Friday, May 8, 2009

Freaks are free

The other day, I went to the movies. I wanted to see "Earth." I had my attendant drop me off in front of a local megaplex. After all, I’m an adult, a big boy. I can get and pay for my own ticket, thank you very much.
Maybe not.
"Earth," I said, when the young woman at the window asked me what movie I wanted to see. I also put my wallet up on the counter.
"What?" the woman asked, not understanding my speech. This was nothing new. It didn’t help that I was talking through a small hole.
Okay. One word, one syllable - "Earth." How hard could it be? It wasn’t like there were dozens of movies with titles like that.
Apparently, it was plenty hard. I could hear the woman talking to other people in the office. I could see her looking around desperately. Help!
"Earth," I said. This was more than the third time, but maybe the charm would still come.
No such luck.
"Go to the door."
Okay. This was something new. This was going to be an adventure. I scooped up my wallet and went to the door.
Inside, a smiling woman greeted me. "What movie do you want to see?"
"Earth," I said with renewed hope.
All I got was a sheet of paper put in my face. "Point to the movie you want to see," the smiling woman said. I saw that all the movies playing there were listed on the paper. This was a step, at least. What’s more, the woman thought I could read. All hope was not lost.
I panicked. I couldn’t find "Earth" on the list. Oh, God, what if the smiling woman thought I couldn’t read? What if she thought I was a babbling vegetable? What if----? Wait - it was right there, at the top of the list, in Theater 1. I pointed. Good boy!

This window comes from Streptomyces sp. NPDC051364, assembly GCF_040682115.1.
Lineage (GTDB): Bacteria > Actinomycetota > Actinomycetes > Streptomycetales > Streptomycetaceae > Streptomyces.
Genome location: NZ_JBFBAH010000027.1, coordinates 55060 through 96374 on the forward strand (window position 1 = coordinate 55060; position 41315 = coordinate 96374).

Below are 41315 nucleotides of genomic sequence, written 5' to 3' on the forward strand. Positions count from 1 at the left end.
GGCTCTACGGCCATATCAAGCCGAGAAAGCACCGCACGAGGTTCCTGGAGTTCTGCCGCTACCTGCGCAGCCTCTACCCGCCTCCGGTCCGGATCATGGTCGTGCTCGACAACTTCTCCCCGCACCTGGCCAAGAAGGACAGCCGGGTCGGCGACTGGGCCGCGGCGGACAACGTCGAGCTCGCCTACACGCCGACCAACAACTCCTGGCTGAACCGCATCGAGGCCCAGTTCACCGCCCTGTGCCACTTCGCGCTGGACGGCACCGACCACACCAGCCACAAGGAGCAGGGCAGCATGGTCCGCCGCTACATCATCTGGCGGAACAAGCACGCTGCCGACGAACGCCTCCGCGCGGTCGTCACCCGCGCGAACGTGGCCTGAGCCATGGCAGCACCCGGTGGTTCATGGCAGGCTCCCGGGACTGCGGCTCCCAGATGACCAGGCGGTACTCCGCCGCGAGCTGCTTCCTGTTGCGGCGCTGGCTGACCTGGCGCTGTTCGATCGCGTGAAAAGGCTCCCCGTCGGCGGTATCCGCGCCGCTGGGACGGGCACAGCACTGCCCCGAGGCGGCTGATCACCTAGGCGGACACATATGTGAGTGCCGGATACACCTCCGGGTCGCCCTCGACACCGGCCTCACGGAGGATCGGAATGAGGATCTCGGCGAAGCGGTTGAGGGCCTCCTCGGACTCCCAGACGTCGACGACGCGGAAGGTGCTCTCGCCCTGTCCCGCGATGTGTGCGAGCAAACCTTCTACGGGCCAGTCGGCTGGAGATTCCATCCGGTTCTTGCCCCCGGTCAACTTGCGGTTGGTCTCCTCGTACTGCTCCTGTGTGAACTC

"Oh. That’s right there, in Theater 1." The woman smiled and pointed.
I held out my wallet. I owed $7.50. "That’s okay," the woman said, her smile getting even bigger. "It’s on us!"
What? Why? I’m not some charity case! I’m not an idiot from the sidewalk! I’m a college graduate and a writer, a columnist, a performance artist. I’m a blogger, damn it!
Then again, they had put me through all this shit. Besides, times are tough. My S.S.I and my Section 8 have been cut.
"Thank you," I said and went in for free and enjoyed the show.
Maybe I should be dropped off more often.

1 comment:

  1. Hi, I was going to say the way people treat people as this article describes is all to common unfortunately. The same happens to anyone who has a disability, either mental or physical. The thing with a visable handicap is not fair to always be judged on appearance first and then on communication, and finally on behavior. The one comment I have is the experience of getting meds from my pharmacy. More than a few times the person taking my prescription and filling it has been overly nice or overly sensitive, when really they should have been professional.
    My feelings have been hurt all my life, with my speech being slow as to a point of being mistaken as lethargic. My attitude is after the person mirrors what they assume is my mental capacity, makes an effort to speak slow and obviously struggling themselves to treat me as an intelligent equal. Not to demean slowly, but to assume I cannot understand, hence discriminative to a point of intolerance for the differences and not realizing this is what makes us inhumane.
    I just hope feelings aside, there are those who respectively try to remain nuetral in how communication is given and received.
    I want every person to be included and done with dignity, respect and understanding diversity is not only a culture to adapt to ethnically, but is emotionally, physically, and verbally, as nobody likes to be on the end of ridicule and joke. I have seen this and felt this first hand. Oh, and when you treat people with respect, you get it in return. Love, Daryl.